Working from a beach in Portugal or your family home in Moscow may have been an upside for some during the Covid-19 pandemic, but Irish-based companies are now urging employees who moved abroad to work remotely to come back to Ireland. Failure to do so could risk their employer facing a tax and regulatory headache, which could see them having to grapple with foreign payroll taxes, social security and employment law – potentially caused by having just one employee working in that country.
Last month, it was disclosed that Google was asking employees who left Ireland to return by the end of the year, while other employers with international workforces will be facing the same issue.
Michael Rooney, a tax partner with EY, said issues can arise for companies due to the concept of “permanent establishment” (PE). This is where, if a company is found to have employees living and working in another country, then it could have to comply with filing requirements and tax obligations in this country.
“Employees could unwittingly create tax exposures for their employers,” said Mr Rooney.
When Covid-19 first struck, employers looked favourably upon employees working from elsewhere, against a background of global travel restrictions. And tax authorities were equally benign.
Back in March for example, Revenue issued guidance to employers, advising them that issues would not arise “if such presence is shown to result from travel restrictions related to Covid-19”. It did warn that employers should keep a record of such travel, “for production to Revenue if evidence that such presence resulted from Covid-related travel restrictions is requested”. The OECD similarly advised that due to the “exceptional and temporary” change in location by employees arising due to Covid-19, it wouldn’t give rise to a PE for employers.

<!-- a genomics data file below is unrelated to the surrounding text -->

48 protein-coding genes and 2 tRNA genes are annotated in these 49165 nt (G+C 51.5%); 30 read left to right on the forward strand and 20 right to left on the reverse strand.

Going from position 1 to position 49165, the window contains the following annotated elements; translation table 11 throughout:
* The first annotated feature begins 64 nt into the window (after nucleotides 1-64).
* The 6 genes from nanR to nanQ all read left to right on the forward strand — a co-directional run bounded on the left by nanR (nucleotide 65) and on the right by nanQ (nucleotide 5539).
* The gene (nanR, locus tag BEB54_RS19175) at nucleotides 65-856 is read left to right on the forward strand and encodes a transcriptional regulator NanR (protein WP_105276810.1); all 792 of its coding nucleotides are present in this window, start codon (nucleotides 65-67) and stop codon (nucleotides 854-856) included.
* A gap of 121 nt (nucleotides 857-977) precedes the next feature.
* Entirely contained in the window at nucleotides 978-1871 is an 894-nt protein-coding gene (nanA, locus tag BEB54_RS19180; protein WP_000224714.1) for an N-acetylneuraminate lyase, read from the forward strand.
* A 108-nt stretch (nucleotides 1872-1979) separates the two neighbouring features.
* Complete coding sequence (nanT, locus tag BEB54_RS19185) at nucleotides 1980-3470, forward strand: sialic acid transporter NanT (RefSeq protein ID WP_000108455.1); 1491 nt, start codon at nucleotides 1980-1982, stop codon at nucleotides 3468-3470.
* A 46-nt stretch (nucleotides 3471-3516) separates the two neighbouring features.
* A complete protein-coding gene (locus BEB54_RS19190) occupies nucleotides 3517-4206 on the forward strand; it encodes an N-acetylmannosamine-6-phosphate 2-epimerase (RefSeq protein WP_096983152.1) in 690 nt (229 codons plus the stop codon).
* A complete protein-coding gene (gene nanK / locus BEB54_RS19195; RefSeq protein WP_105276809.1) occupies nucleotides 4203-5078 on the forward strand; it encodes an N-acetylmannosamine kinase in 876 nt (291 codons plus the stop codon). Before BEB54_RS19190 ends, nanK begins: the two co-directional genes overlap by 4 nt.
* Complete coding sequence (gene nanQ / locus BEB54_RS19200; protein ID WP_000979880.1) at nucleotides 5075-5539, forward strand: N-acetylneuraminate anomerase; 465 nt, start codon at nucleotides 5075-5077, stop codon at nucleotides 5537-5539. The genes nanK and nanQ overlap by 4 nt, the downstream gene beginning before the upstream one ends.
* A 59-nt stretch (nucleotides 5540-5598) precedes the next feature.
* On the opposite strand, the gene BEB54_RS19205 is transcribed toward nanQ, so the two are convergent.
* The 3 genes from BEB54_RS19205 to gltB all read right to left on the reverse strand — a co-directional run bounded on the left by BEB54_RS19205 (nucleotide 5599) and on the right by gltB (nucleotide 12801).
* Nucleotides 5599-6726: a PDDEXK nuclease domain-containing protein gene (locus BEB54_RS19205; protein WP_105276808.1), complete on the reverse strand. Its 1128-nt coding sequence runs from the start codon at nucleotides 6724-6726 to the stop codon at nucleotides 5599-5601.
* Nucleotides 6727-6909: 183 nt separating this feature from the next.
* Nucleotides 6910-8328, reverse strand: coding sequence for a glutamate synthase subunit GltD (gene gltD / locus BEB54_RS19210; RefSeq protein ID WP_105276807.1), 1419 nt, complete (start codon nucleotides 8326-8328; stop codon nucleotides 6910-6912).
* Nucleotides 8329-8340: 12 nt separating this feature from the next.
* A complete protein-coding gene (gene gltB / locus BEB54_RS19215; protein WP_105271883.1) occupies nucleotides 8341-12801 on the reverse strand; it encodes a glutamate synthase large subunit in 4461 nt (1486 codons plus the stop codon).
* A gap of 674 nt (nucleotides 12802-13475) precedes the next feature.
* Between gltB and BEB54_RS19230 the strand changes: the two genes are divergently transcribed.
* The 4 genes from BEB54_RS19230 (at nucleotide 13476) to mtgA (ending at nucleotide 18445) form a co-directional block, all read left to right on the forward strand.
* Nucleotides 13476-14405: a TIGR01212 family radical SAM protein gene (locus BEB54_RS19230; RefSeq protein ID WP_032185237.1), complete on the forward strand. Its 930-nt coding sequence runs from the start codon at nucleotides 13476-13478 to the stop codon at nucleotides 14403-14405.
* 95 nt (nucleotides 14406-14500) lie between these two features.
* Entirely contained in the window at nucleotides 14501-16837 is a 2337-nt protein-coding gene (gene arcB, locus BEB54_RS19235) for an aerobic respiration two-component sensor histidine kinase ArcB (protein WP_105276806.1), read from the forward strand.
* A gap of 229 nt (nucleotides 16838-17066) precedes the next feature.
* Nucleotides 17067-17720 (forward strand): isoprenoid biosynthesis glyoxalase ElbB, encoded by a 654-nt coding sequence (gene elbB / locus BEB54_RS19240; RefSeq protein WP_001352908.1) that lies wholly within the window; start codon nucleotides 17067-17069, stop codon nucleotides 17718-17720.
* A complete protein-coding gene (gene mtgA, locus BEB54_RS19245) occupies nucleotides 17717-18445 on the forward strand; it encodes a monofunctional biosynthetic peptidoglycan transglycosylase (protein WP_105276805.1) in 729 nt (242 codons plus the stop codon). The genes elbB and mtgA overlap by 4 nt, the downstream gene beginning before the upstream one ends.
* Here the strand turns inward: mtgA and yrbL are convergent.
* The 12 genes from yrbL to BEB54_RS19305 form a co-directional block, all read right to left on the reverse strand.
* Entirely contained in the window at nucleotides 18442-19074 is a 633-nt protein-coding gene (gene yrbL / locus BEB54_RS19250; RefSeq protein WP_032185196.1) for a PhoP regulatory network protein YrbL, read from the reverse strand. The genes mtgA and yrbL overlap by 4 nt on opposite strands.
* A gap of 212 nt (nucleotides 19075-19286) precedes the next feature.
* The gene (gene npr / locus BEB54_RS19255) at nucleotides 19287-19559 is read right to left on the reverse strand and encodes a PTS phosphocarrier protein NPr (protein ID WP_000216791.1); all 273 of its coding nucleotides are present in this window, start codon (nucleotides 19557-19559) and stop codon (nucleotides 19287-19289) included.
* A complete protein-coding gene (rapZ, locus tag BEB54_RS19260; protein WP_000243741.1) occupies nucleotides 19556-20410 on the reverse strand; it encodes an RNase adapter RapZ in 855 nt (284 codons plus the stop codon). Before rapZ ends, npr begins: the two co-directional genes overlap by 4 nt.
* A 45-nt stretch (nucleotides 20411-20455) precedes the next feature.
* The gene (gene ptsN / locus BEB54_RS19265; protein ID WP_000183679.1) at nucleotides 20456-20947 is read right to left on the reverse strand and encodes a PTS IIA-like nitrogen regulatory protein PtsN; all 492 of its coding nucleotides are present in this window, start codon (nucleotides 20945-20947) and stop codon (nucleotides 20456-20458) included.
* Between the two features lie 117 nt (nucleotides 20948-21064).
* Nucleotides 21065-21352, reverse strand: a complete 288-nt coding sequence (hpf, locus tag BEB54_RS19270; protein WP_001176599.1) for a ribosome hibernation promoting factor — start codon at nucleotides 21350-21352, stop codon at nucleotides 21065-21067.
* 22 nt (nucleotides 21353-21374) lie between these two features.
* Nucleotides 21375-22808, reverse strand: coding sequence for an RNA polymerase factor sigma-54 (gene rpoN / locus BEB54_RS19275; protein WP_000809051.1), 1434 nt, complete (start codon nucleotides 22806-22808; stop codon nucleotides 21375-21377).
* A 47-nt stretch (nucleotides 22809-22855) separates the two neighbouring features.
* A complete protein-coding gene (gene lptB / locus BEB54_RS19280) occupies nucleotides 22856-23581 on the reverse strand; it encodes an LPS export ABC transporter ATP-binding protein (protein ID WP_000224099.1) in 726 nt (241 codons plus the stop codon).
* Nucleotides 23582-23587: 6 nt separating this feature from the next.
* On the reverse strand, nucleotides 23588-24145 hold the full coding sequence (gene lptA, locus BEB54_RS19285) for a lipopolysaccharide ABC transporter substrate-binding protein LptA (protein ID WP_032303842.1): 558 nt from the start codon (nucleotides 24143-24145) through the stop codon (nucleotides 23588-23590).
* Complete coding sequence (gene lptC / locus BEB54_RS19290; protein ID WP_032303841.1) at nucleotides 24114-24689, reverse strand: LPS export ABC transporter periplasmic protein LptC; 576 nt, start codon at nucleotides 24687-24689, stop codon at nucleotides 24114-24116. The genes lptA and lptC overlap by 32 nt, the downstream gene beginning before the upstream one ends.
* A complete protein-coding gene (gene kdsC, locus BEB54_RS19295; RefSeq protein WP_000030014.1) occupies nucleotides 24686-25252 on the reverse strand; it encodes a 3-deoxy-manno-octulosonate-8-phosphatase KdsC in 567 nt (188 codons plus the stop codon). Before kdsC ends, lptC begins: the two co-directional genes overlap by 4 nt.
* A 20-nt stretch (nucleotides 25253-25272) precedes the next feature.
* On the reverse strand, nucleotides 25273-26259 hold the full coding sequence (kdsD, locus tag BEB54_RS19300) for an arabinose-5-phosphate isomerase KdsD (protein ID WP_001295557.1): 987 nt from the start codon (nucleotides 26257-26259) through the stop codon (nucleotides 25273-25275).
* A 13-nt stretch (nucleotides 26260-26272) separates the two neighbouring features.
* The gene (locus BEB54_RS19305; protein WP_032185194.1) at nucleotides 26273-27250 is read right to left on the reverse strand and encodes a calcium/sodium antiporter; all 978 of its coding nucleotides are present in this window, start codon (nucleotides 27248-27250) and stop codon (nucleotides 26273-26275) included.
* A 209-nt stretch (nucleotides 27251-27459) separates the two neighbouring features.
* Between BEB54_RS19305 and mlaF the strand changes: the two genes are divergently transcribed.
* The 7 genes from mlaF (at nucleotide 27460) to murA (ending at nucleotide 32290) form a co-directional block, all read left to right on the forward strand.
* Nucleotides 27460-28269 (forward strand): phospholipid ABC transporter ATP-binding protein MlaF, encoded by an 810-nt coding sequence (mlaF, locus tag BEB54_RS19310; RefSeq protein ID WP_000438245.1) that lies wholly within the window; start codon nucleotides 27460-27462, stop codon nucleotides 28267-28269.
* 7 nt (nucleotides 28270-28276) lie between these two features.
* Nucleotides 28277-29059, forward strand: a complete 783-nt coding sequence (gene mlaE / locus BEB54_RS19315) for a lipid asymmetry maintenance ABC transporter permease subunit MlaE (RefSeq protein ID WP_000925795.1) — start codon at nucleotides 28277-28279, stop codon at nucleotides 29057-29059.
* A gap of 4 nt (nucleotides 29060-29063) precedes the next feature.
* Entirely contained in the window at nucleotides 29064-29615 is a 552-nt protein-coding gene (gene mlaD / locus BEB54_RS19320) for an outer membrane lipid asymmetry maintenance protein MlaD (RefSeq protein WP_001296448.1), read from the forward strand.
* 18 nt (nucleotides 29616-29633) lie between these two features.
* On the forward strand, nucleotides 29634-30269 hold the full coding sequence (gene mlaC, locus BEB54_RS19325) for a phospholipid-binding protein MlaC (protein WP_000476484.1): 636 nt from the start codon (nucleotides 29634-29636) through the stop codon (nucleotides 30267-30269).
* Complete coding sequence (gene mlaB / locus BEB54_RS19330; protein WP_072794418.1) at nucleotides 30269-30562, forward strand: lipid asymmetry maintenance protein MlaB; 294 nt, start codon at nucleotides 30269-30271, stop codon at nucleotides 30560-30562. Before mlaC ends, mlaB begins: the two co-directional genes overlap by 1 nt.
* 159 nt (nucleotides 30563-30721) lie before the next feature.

Seven months on, the excuse of Covid-19 may no longer wash with tax authorities, and so multinationals are asking employees to return to Ireland.
“Companies are trying to get ahead of it,” said Mr Rooney.
As well as issues around payroll tax, companies could also face questions under DEMPE tax rules (Development, Enhancement, Maintenance, Protection and Exploitation), Mr Rooney said, as to where profits are being taxed.
Typically profits should be taxed where the activity is carried out. However, if a company has an innovation hub in Ireland, and eight of its 10 employees are living and working outside of Ireland, it could lead to questions about where profits arising from that hub should be taxed.
Employment law is another potential issue; in France for example, a 35-hour working week is the norm while employees also have the right to ignore out-of-hours emails. So which laws should an employee initially hired on an Irish employment contract but now working remotely in France abide by?
Personal tax issues could also arise; if employees are no longer deemed to be resident in Ireland due to prolonged periods spent abroad, then they could be subject to tax rates in their new place of residence.
But will employees come home? The Financial Times has reported that some city employers, such as Deutsche Bank, have told their employees that they will have to deal with any additional employment tax arising from working from another country, while others, such as Credit Suisse, have been digitally monitoring their employees to ensure that they are heeding their call to return.